June 1, 2020 | By: Katie Pratt
Lexington, Ky.

A University of Kentucky research team led by plant pathologists Pradeep Kachroo and Aardra Kachroo have discovered that the plant hormone salicylic acid moves throughout the plant to activate broad spectrum disease resistance.

In a study recently published in the academic journal Science Advances, the Kachroos’ prove that the movement of salicylic acid is essential for systemic disease resistance in plants, disproving a long-accepted claim.

“For nearly 25 years, scientists presumed that salicylic acid was not a mobile chemical, but our study shows that its movement through the plant is in fact very essential for plant disease resistance,” said Pradeep Kachroo. “Scientists can use this knowledge to develop better ways to use the chemical to protect crops against diseases.”

The Kachroos’ research teams showed that the plant cuticle, a protective waxy film that scientists previously thought served only as a barrier from the environment, actively controls the chemical as it moves throughout the plant. The pH- and carrier-dependent transport of salicylic acid was already known in humans. The Kachroos’ study shows this type of transportation of the chemical likely occurs in plants too. Humans have used this chemical and its derivatives for medicinal purposes for centuries. Today, salicylic acid is the most widely consumed drug under the trade name aspirin.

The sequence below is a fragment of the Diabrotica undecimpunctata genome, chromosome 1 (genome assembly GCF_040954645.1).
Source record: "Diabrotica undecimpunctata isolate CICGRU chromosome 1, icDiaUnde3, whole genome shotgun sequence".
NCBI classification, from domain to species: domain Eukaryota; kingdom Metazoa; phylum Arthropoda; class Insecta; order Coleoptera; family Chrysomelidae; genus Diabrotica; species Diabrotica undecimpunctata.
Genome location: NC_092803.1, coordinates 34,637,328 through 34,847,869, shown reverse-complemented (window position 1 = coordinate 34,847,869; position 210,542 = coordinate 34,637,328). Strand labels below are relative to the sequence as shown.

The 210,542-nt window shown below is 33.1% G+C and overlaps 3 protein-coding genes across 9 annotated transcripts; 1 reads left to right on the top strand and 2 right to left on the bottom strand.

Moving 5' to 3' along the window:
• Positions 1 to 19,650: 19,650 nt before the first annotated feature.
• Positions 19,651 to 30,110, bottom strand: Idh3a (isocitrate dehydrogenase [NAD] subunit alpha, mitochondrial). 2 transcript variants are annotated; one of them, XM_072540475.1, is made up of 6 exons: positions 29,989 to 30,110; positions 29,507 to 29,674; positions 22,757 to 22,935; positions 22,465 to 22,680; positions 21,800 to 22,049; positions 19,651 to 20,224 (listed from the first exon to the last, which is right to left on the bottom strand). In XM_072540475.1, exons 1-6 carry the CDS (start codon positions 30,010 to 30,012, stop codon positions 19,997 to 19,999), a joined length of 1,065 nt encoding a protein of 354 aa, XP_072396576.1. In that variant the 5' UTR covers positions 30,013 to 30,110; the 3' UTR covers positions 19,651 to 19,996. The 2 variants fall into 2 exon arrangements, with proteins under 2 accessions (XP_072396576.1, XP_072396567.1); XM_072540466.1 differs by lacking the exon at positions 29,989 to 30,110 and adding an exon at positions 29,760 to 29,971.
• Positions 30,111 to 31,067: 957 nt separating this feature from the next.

In addition, the Kachroos’ study show the initial movement of salicylic acid into the plant cuticle appears to be associated with the plant’s water usage efficiency, which is essential for the plant to regulate water loss through transpiration and its ability to tolerate drought.

“Scientists have already developed ways to harness the water-repellent properties of the plant cuticle into many commercial purposes,” said Aardra Kachroo. “Our finding that the cuticle also stores and controls chemicals like salicylic acid could further increase the development of commercial products based off of it.”

Members of the Kachroos’ research teams involved in the project include lead author Gah-Hyun Lim, Huazhen Liu, Keshun Yu, Ruiying Liu and M.B. Shine. Other UK contributors include Justin K. Moberly in the Department of Chemistry and Nicholas McLetchie in the Department of Biology. Additional authors are University of Tennessee scientists Jessica Fernandez and Tessa Burch-Smith.

Sciences Advances is a journal of the American Association for the Advancement of Science. The Kachroos’ entire journal article is available online at https://advances.sciencemag.org/content/6/19/eaaz0478/tab-article-info.


Pradeep Kachroo, pk62@uky.edu; Aardra Kachroo, aardra.kachroo@uky.edu

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